Last year, the city had recorded one of its most polluted days on record since 2015 a day after Diwali (October 20) when AQI levels were 319 (very poor).
An AQI between 0 and 50 is considered "good", 51 and 100 "satisfactory", 101 and 200 "moderate", 201 and 300 "poor", 301 and 400 "very poor", and 401 and 500 "severe".
The apex court had said police should ensure that there was no sale of banned firecrackers and in case of any violation, the station house officer (SHO) of the police station of the area would be held liable and this would amount to committing contempt of the court.
In its earlier report SAFAR warned that compared to previous year, even if half the amount of firecrackers were burst this Diwali, the region's air quality was likely to go to up to "emergency" levels for two days with a spike in PM2.5 levels. In the Delhi-NCR region alone, close to five million kg of five crackers were burnt on Diwali night - equal to 1.50 lakh kilos of PM2.5 being added to the air.
The overall AQI Thursday was recorded in the "severe plus emergency" category at 642, according to authorities.
The Supreme Court's order, setting a two-hour window for bursting crackers, was observed more in breach than in practice during the Diwali revelry across the country.
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Violations of the Supreme Court order were reported from nearly all across the city and the satellite cities of Noida and Gurgaon. "The lungs are extremely vulnerable", he says, referring to the sweep of illnesses, from asthma to COPD (chronic obstructive pulmonary disease) to structural lung diseases and hypersensitivity pneumonitis, where the lungs become inflamed as an allergic reaction to inhaled dust, fungus, moulds or chemicals.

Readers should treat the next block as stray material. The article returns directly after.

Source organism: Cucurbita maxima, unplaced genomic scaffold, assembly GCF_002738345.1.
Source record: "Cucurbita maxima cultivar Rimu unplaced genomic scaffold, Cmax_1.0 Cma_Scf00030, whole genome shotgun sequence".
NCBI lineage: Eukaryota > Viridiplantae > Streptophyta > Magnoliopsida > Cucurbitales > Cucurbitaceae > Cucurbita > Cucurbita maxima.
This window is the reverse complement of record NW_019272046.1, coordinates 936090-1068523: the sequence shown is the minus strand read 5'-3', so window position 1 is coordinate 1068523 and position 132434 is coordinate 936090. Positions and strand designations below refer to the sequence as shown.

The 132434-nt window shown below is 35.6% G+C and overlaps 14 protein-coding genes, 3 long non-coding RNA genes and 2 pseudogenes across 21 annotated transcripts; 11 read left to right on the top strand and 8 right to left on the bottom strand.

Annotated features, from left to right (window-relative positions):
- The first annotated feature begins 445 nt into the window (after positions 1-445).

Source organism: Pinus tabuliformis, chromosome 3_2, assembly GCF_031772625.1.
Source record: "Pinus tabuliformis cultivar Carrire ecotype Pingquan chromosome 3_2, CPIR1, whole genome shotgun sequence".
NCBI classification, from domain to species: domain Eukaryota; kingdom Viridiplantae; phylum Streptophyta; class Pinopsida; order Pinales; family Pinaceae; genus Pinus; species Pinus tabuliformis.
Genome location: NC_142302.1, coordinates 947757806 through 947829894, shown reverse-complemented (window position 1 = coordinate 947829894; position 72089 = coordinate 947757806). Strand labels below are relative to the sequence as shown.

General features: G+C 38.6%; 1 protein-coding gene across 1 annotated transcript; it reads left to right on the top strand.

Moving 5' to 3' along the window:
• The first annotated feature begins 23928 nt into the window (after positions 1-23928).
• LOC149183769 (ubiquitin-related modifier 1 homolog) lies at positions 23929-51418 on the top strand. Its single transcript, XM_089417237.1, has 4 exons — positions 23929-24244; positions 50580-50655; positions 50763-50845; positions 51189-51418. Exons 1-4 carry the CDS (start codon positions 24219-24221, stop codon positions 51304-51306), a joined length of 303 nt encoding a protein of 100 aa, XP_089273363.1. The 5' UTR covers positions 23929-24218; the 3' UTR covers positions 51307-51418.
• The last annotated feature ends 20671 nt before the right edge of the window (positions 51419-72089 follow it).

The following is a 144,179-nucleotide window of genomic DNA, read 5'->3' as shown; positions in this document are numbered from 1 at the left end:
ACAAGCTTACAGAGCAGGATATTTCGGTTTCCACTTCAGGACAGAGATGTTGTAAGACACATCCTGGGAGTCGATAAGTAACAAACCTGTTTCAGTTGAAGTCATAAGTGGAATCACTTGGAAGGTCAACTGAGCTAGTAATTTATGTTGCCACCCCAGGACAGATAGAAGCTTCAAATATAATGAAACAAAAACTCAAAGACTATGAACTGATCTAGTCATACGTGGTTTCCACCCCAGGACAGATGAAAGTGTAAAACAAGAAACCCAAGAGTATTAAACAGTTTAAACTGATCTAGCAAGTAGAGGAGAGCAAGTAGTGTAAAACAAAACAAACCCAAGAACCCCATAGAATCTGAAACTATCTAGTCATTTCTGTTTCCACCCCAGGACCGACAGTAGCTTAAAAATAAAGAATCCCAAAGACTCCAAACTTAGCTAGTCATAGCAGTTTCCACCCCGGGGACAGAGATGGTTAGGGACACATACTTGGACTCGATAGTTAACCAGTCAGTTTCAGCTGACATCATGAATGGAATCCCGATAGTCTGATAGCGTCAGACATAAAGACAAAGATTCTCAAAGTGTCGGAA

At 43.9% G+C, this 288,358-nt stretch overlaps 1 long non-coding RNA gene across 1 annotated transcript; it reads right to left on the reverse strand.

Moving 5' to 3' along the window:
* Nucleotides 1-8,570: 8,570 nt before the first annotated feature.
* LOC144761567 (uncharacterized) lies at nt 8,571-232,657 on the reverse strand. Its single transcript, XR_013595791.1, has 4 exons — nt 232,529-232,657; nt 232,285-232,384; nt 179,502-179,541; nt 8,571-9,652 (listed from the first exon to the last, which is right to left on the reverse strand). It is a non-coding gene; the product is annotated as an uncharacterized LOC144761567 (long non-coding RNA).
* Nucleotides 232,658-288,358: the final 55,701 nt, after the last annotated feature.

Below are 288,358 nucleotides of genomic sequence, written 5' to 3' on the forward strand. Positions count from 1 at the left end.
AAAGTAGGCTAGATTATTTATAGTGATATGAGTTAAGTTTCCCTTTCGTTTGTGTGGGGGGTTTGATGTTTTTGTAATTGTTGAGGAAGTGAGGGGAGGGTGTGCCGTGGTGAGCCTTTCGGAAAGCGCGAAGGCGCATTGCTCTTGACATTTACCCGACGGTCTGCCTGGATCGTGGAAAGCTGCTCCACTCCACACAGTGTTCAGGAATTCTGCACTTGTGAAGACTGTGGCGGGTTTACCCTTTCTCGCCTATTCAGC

Reacting to the report by Urban Emissions, Ritwick Dutta, environmental lawyer, said the violation is not unexpected. Smaller towns like Kota and Ajmer fared no better.
The permissible limit for PM2.5 and PM10 is 60 and 80 units by national standards and 25 and 50 units by worldwide standards. For Mumbaikars, it was a noisy Diwali this year.
The U.S. embassy said PM 2.5 levels in its part of central Delhi had soared to 689, indicating emergency conditions, posing a serious health risk.
Delhi Police spokesman Madhur Verma said data was not immediately available at how many places the police took action against those flouting the Supreme Court directive on Diwali day.